Local historians revisit Douglass’s fiery 1843 visit

MIDDLEURY — As director of the Rokeby Museum, Jane Williamson knows a lot about how slaves moved covertly from South to North via the Underground Railroad.
But as the nation prepares to mark the 150th anniversary of the start of the Civil War that would end slavery, Williamson wants people to know what Addison County residents — and national figure Frederick Douglass — did overtly in an effort to end indentured servitude before hostilities began on April 12,1861.
Fittingly, Williamson on Tuesday, April 12, 2011, delivered a talk at the Henry Sheldon Museum about what she called “The war before the war” — the fiery oratory delivered by Douglass during a celebrated trip to Addison County during the summer of 1843 and carried on by a multitude of anti-slavery groups that took root in many local towns.
“Addison County was abolition central,” Williamson said.
Douglass, Williamson continued, was born in 1818 as a slave in the Tidewater area of Maryland. He was ultimately placed with the family of Hugh and Sophia Auld in Baltimore. There, Sophia Auld began to teach him how to read — until her husband found out and disapproved, arguing that such knowledge would compel Douglass to seek freedom. But Douglass traded bread from home for reading tips from white children in his impoverished neighborhood.
“He was an unusually intelligent person,” Williamson said of Douglass.
“He realized reading was very important. He thought, ‘If Mr. Auld has this kind of a fit because I am reading, this must be the key to something.’”
Douglass escaped slavery in 1838, dressing in sailor’s garb and boarding a train headed north. He ultimately ended up in New York, then settled in New Bedford, Mass., with his wife Anna Murray-Douglass.
Douglass found it tough to find work as an African American man in New Bedford in his profession at the time — a ship caulker.
“Some white men, because of their own racism, found it hard to work with blacks,” Williamson said. “But other times, they wanted to keep African Americans out because of wage devaluation.”
But Douglass attended church in New Bedford and delivered anti-slavery speeches. William Lloyd Garrison, publisher of The Liberator,an anti-slavery publication, heard one of Douglass’s speeches and encouraged him to become a traveling speaker on behalf of the growing abolition movement. Douglass did, and became in high demand for his eloquence.
“He was very popular wherever he spoke,” Williamson said. “He could tell Northerners the truth about slavery with an authenticity that was unmatched.”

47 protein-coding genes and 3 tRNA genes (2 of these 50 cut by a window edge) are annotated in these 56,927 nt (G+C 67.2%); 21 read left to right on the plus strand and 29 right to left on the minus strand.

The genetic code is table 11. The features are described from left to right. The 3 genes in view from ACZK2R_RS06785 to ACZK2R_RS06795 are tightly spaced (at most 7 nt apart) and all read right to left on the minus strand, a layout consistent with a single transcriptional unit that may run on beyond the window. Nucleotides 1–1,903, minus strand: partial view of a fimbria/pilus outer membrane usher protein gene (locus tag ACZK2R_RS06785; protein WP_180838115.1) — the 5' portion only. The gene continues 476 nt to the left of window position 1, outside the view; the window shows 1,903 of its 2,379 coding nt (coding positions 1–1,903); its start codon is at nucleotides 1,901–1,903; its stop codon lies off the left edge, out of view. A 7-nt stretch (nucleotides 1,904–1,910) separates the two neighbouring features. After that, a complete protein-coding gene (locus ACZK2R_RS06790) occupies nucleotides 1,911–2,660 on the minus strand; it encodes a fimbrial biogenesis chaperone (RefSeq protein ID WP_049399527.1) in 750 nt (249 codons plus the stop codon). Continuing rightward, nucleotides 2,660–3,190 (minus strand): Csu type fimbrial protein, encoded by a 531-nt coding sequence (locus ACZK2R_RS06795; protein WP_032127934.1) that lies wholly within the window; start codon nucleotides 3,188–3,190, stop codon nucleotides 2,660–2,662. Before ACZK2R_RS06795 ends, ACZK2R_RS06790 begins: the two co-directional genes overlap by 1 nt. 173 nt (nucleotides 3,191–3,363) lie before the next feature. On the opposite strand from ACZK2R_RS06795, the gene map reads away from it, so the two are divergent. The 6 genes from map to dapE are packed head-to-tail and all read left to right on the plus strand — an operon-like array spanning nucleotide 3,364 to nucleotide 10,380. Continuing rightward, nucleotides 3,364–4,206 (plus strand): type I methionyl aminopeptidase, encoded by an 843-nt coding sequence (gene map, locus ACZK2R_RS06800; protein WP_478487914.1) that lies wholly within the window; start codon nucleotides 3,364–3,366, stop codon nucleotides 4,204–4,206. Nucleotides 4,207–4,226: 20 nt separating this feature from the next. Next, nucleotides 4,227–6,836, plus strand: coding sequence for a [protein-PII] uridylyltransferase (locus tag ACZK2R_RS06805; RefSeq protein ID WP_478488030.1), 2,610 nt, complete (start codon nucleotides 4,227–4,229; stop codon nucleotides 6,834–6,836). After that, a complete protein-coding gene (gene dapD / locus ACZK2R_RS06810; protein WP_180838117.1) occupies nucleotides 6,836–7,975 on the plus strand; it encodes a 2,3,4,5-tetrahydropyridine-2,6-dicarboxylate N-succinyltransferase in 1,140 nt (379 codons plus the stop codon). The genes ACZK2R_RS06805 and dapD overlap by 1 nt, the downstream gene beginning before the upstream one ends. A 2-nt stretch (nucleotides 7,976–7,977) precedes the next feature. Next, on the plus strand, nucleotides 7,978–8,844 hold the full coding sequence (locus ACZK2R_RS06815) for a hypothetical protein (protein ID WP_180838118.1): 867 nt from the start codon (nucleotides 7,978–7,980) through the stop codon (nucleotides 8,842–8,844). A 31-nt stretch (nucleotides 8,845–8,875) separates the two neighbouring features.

A radical abolitionist movement had sprung up in parts of the north during the early 1830s, Williamson noted. In 1834 in Middlebury, 130 Vermonters gathered to form the first state auxiliary to the American Anti-Slavery Society. Individual towns formed their own anti-slavery groups, and guest speakers were in high demand.
There were four anti-slavery societies in two states in 1833. By 1836, there were more than 500 in 15 states. Vermont’s first anti-slavery society was formed in Jamaica. By 1837, there were 90 more societies — many of them in Addison County towns like Starksboro and Lincoln.
In 1843, the New England Anti-Slavery Society decided it was going to “re-abolitionize the North,” according to Williamson. As part of its plan, the society recruited Douglass as a featured speaker for a series of 100 conventions that would be staged throughout the North and into the West.
“If you, at the local level, were willing to find a venue, print the signs and organize the whole thing, they would send you the speakers,” Williamson said.
“It was going to be a great way to expand the movement.”
It was in this context that Douglass, George Bradburn (a state legislator from Massachusetts) and John Collins, another outspoken abolitionist, came to Vermont during the summer of 1843. “This was kind of like a test run,” Williamson said of the Vermont appearances, which would include Randolph, Middlebury and Ferrisburgh.
The trio arrived in Middlebury in mid-July for an appearance that got off to a rocky start, according to local newspaper accounts and Douglass biographers. “Douglass says his reception in Middlebury is not so great,” Williamson explained, noting a prank allegedly perpetrated by some Middlebury College students.